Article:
I still didn’t actually think that I was going to pursue anything cultural as a career. I was just doing it because I loved it. I fully intended to go to medical school. I took the MCAT, I applied to schools. I went all the way until my senior year of undergrad, when I was like, you know what? I actually don’t want to go to medical school.
The way that I rationalized it to myself, and to my parents, was to say I needed a year between graduating from college and going to med school to explore New York City. I didn’t want to go back to Colorado Springs. I only knew one person in New York. She agreed to let me sleep on her couch for three months while I looked for temp work.
I started getting really involved in the office because it was a small office at the time, SpikeDDB. I would call my parents and tell them about the people who would come into the office to meet with Spike. They were really impressed, and they liked that, but still, every once in a while, my dad would say, “So what are we thinking about med school, what’s happening?” Then finally, getting to the end of that year, I had to break it to them that I wasn’t going to go.
That call went terribly. It was difficult because my parents were concerned about my future and I wasn’t. I was concerned about my present. I’ve always been concerned with my present and not really the future. I don’t make five-year plans. I don’t make pro and con lists. I go with my gut.
I didn’t have a plan. I was out in the clubs all the time. I was in studios and modeling a little bit for friends who were artists and designers. I was just doing everything in culture I thought was interesting but I didn’t know it could lead to a career. I just knew I made friends easily, as evidenced by my childhood. I became that person in the office with Spike who was the social connector. Because I was young, I became the source, kind of the plug, which gave me confidence. I felt like I was really contributing to the business and what they were talking about. That’s been an ongoing thing. I’ve always been the plug, regardless of the job that I was in.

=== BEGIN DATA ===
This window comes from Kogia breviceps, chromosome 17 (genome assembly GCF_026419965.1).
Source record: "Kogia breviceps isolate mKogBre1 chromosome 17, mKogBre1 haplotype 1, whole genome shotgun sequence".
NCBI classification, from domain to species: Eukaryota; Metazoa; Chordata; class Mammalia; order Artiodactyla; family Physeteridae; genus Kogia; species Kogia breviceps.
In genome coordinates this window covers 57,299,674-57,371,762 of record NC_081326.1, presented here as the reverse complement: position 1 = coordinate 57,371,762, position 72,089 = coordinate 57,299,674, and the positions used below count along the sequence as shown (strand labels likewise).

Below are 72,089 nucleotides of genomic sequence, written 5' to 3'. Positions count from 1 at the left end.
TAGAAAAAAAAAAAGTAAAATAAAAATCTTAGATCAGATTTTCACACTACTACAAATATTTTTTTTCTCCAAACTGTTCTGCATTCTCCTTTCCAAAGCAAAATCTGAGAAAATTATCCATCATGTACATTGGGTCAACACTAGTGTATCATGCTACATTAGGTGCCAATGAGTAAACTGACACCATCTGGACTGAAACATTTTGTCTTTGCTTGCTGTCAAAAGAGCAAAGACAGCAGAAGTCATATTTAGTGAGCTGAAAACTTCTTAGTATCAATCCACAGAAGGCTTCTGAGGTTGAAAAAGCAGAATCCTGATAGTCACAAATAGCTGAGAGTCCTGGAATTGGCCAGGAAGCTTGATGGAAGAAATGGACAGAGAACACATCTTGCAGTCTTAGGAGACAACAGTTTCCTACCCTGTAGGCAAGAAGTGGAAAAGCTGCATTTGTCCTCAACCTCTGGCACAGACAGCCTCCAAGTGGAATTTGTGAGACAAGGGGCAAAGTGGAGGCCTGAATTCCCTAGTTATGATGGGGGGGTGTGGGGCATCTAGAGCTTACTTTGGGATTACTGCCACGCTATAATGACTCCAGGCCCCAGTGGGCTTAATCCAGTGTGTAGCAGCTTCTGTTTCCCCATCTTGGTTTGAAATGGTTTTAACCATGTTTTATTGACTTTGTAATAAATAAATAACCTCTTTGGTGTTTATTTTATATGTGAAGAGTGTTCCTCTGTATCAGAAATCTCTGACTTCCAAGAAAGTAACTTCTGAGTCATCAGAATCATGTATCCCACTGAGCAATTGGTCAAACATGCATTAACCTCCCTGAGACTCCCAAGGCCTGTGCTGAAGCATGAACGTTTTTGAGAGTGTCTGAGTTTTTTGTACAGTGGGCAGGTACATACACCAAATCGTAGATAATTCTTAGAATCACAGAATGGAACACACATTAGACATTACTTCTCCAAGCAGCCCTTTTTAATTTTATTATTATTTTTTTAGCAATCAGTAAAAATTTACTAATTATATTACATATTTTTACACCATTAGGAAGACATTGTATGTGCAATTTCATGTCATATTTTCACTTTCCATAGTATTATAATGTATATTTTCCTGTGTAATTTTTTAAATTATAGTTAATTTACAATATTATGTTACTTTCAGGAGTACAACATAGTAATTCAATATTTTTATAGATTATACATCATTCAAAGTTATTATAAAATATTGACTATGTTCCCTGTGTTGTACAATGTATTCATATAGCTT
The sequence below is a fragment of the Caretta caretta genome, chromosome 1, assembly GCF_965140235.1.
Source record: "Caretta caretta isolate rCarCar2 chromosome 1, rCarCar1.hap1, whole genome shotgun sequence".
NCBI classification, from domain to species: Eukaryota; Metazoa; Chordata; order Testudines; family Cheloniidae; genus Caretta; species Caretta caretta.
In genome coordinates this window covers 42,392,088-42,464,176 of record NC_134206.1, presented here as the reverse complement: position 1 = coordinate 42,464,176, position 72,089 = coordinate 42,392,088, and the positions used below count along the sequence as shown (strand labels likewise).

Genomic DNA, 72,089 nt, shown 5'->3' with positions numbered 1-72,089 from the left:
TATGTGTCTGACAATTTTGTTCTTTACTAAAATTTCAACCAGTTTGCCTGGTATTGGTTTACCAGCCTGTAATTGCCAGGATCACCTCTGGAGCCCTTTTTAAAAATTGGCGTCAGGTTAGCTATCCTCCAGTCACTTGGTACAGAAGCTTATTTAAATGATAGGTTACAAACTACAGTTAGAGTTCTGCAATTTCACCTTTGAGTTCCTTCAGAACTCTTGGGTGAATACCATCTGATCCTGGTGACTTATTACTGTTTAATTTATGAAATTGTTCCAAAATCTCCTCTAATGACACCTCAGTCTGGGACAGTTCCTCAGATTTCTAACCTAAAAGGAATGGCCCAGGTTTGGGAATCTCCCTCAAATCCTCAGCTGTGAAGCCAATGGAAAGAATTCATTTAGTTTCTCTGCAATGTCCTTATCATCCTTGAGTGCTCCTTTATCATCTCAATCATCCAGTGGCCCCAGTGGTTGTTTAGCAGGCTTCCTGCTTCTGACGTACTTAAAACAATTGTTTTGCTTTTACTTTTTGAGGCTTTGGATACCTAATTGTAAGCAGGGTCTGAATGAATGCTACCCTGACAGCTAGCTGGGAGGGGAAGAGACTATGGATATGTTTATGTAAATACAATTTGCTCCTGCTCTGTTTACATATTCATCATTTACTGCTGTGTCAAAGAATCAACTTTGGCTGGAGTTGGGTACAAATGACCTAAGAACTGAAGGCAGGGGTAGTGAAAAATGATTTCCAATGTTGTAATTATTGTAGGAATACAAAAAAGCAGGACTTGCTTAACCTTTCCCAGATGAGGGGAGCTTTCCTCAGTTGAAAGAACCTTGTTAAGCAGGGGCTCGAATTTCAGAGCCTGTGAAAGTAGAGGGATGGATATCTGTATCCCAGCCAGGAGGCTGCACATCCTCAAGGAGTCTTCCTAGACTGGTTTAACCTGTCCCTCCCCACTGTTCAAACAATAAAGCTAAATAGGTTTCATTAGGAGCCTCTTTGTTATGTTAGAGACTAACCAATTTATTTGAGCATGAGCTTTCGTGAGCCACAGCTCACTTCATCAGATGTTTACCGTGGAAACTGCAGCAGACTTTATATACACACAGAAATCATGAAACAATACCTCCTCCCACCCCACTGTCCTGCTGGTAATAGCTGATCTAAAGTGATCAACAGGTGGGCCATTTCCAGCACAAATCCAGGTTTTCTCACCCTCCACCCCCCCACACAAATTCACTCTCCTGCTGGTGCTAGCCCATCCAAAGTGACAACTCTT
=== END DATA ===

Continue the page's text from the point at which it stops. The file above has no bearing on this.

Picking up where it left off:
Eventually I needed something secure, I wasn’t going to medical school and I couldn’t sleep on my friend’s couch anymore. I needed real money. So I asked for a job with Spike. It was the scariest thing of my life. I didn’t eat breakfast that day because I knew my stomach couldn’t handle it. I practiced my speech a million times at home and on the train to work from Jersey City where I was living. I almost threw up when Spike walked into the room. I made a list of the reasons why I would be a good permanent addition to the team. I knew that I wanted to tell him how much I should be paid, which has served me well since, by the way. I always make the first offer. I know that’s counterintuitive, and that the advice is not to do that, but I do that because it worked well that time, and it’s worked well ever since. I got the job and I became the office coordinator.